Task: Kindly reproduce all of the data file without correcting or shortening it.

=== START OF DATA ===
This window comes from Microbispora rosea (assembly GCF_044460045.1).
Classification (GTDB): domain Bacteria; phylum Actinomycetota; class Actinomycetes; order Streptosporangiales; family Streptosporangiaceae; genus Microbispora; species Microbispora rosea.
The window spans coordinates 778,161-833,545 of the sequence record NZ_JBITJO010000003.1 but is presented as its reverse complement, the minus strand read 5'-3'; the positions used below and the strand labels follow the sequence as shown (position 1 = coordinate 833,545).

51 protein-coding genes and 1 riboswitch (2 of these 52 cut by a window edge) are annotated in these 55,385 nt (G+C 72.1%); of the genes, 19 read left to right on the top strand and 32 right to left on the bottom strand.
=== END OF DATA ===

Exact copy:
This window comes from Microbispora rosea (assembly GCF_044460045.1).
Classification (GTDB): domain Bacteria; phylum Actinomycetota; class Actinomycetes; order Streptosporangiales; family Streptosporangiaceae; genus Microbispora; species Microbispora rosea.
The window spans coordinates 778,161-833,545 of the sequence record NZ_JBITJO010000003.1 but is presented as its reverse complement, the minus strand read 5'-3'; the positions used below and the strand labels follow the sequence as shown (position 1 = coordinate 833,545).

51 protein-coding genes and 1 riboswitch (2 of these 52 cut by a window edge) are annotated in these 55,385 nt (G+C 72.1%); of the genes, 19 read left to right on the top strand and 32 right to left on the bottom strand.